4. The strongest lines are those of neutral metals and bands of titanium oxide.

20: Look at the chemical elements in Appendix K. Can you identify any relationship between the abundance of an element and its atomic weight? Are there any obvious exceptions to this relationship?

21: Appendix I lists some of the nearest stars. Are most of these stars hotter or cooler than the Sun? Do any of them emit more energy than the Sun? If so, which ones?

22: Appendix J lists the stars that appear brightest in our sky. Are most of these hotter or cooler than the Sun? Can you suggest a reason for the difference between this answer and the answer to the previous question? (Hint: Look at the luminosities.) Is there any tendency for a correlation between temperature and luminosity? Are there exceptions to the correlation?

23: What star appears the brightest in the sky (other than the Sun)? The second brightest? What color is Betelgeuse? Use Appendix J to find the answers.

24: Suppose hominids one million years ago had left behind maps of the night sky. Would these maps represent accurately the sky that we see today? Why or why not?

25: Why can only a lower limit to the rate of stellar rotation be determined from line broadening rather than the actual rotation rate? (Refer to Figure 17.14.)

26: Why do you think astronomers have suggested three different spectral types (L, T, and Y) for the brown dwarfs instead of M? Why was one not enough?

27: Sam, a college student, just bought a new car. Sam’s friend Adam, a graduate student in astronomy, asks Sam for a ride. In the car, Adam remarks that the colors on the temperature control are wrong. Why did he say that?

Image of a typical temperature control in an automobile. The circular dial is labeled “TEMP”. At top are two curved arrows, blue pointing to the left for cooling, and red pointing to right for heating. At bottom is an icon for the heated seats.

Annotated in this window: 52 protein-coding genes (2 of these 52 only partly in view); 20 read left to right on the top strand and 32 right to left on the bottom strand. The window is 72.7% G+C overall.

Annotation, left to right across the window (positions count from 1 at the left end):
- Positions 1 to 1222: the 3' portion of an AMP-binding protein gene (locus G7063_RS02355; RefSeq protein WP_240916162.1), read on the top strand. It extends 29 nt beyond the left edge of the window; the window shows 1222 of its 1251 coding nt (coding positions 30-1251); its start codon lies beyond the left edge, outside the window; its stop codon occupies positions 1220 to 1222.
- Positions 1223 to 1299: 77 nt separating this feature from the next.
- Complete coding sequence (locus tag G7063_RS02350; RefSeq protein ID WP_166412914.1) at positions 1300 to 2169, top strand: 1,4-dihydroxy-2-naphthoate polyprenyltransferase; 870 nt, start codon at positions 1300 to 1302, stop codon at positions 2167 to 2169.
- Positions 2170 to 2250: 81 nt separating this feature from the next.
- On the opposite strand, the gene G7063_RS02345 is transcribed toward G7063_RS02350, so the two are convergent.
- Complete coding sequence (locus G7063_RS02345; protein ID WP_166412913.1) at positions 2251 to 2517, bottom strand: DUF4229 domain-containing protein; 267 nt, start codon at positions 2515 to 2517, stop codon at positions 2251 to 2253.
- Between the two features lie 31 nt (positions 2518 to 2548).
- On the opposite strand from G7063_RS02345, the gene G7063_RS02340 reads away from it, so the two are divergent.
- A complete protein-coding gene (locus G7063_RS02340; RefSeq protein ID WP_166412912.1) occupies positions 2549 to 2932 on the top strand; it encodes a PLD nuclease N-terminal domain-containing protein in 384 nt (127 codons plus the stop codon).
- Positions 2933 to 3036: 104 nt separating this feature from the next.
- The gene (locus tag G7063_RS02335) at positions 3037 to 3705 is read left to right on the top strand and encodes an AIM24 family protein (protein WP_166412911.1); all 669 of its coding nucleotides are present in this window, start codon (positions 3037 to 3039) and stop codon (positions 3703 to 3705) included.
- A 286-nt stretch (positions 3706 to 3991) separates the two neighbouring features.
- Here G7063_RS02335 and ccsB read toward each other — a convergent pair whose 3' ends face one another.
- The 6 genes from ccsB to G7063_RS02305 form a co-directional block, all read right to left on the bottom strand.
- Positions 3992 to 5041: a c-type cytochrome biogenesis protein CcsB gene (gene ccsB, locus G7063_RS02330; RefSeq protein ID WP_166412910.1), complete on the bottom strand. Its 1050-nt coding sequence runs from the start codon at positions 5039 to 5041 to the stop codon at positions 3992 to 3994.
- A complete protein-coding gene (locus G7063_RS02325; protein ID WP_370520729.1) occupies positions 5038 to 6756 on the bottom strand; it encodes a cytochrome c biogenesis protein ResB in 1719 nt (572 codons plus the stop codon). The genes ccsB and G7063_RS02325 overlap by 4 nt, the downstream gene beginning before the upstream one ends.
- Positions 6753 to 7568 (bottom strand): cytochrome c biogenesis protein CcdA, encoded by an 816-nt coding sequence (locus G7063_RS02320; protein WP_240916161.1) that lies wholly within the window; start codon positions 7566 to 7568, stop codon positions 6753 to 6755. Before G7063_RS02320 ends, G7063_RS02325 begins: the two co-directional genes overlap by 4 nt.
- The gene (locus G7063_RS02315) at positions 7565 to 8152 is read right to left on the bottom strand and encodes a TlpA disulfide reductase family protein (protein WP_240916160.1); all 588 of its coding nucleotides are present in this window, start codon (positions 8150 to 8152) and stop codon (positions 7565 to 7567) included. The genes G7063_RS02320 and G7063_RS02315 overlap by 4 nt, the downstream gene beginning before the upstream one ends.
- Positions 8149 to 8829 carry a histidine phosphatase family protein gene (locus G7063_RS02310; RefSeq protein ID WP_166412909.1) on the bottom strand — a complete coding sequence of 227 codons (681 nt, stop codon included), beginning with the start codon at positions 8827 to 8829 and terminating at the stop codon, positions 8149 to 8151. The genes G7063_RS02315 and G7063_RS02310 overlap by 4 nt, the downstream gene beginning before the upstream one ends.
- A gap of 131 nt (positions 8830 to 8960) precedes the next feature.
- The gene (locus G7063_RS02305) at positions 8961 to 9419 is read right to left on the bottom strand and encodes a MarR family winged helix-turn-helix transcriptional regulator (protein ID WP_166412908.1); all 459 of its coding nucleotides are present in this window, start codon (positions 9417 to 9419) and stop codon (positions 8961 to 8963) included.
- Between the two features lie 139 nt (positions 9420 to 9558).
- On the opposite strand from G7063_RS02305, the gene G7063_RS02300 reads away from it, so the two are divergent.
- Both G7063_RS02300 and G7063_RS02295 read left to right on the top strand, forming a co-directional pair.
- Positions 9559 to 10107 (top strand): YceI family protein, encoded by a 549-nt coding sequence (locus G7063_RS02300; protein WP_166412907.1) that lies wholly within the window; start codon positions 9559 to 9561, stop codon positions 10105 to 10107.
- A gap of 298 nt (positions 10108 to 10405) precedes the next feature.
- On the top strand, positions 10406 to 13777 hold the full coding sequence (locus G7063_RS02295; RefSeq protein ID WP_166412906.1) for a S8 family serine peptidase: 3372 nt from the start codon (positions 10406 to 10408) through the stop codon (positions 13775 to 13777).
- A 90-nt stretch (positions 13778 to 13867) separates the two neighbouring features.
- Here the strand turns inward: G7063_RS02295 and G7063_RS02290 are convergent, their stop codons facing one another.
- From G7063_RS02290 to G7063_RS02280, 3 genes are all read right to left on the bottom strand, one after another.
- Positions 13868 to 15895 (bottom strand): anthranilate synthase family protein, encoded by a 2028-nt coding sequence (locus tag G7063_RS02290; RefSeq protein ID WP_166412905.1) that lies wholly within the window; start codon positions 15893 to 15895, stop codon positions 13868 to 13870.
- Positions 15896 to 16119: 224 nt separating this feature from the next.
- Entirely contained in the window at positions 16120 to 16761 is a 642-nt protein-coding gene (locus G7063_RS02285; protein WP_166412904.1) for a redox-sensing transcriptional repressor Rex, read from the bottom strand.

Figure 9. (credit: modification of work by Michael Sheehan)

28: Would a red star have a smaller or larger magnitude in a red filter than in a blue filter?

29: Two stars have proper motions of one arcsecond per year. Star A is 20 light-years from Earth, and Star B is 10 light-years away from Earth. Which one has the faster velocity in space?

30: Suppose there are three stars in space, each moving at 100 km/s. Star A is moving across (i.e., perpendicular to) our line of sight, Star B is moving directly away from Earth, and Star C is moving away from Earth, but at a 30° angle to the line of sight. From which star will you observe the greatest Doppler shift? From which star will you observe the smallest Doppler shift?

31: What would you say to a friend who made this statement, “The visible-light spectrum of the Sun shows weak hydrogen lines and strong calcium lines. The Sun must therefore contain more calcium than hydrogen.”?

Figuring for Yourself

32: In Appendix J, how much more luminous is the most luminous of the stars than the least luminous?

33: For Exercise 17.33 through Exercise 17.38, use the equations relating magnitude and apparent brightness given in the section on the magnitude scale in The Brightness of Stars and Example 17.1.